|Reviewer: Maureen Carlyle
Maureen Carlyle is a reviewer, past judge of the Ellis Peters Award and is involved in the theatre and a keen archaeologist.
Jenni Mills’ second novel is set in and around the Wiltshire village of Avebury in two time zones - 1938 – 1942 and 2005, with quite a bit of the 70’s thrown in. In 1938 Frannie, a bright and attractive village girl, is thrilled to get a clerical job at Avebury Manor, the home of Alexander Keiller, the marmalade millionaire, who for some years has been funding archaeological excavations at the famous stone circle that surrounds Avebury. His ambition is to find the stones that are buried beneath the village and re-erect them, although this involves demolishing some of the village houses, including the one in which Frannie lives with her parents (they are all his tenants).
In 2005 Frannie’s granddaughter India is working as a television cameraman shooting crop circles from a helicopter, an experience which she finds terrifying. With her in the helicopter is her director, Steve, and a small party of American tourists whose fares will save the television company some expenses. Steve persuades Ed, the pilot, against his better judgment, to fly very low over a crop circle and the helicopter crashes. The only fatality is Steve. This experience is so traumatic for India that she blames herself for Steve’s death. John, a former boyfriend of India’s late mother, persuades her to come and stay in Trusloe (the replacement village for those who lost their homes because of the excavations) with her grandmother, Frannie, who is in failing health. John is a practising shaman, closely involved with the pagan and druid cults which flourish in and around Avebury and Stonehenge.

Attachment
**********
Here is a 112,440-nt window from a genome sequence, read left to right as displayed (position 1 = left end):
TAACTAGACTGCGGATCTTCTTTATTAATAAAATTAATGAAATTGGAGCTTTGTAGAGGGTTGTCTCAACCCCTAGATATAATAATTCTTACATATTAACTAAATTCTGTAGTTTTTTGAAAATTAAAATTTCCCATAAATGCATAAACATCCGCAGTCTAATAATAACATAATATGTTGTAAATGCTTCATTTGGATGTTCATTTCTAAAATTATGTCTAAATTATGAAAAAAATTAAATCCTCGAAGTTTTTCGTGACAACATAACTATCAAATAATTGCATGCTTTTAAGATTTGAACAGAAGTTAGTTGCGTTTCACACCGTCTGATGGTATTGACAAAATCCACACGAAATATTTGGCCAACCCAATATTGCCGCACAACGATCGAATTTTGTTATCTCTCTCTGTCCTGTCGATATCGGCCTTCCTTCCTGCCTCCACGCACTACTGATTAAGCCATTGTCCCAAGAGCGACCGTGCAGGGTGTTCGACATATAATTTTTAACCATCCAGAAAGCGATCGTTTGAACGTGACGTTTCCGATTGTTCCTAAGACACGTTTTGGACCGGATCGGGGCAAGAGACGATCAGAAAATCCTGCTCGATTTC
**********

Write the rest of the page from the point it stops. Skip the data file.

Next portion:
India finds a temporary job in a local café, but her trauma does not improve, because as well as terrible memories of the air crash, her strange childhood as the daughter of a 70’s hippie returns to her in vivid flashes. There were violent episodes in which she and her closest friend, a boy named Keir, were involved.
In the meantime in 1938 Frannie is desperately in love with Alexander Keiller, who is a legendary womanizer, but in turn is being pursued by his assistant, Donald Cromley. Keiller and Cromley are pursuing their mutual interest in the occult, and Frannie gradually gets drawn in to this circle. Frannie also has a local boyfriend, David, who works as a chauffeur for Keiller.
In the present, India has never known who her grandfather was, but Frannie refuses to be drawn on the subject. India finds David’s grave in the churchyard - he was in the Air Force in the Second World War and was killed in action.
The stories of the two women each slowly work up to an exciting climax and all the secrets are revealed. I would describe the book as a mystery thriller rather than a crime novel, although plenty of crimes occur in it. Jenni Mills’ research on the archaeology of the area is very sound.
I feel that the novel could do with cutting a bit, and the reader does occasionally get confused as to which time zone they are in, particularly as there is a very large cast of characters.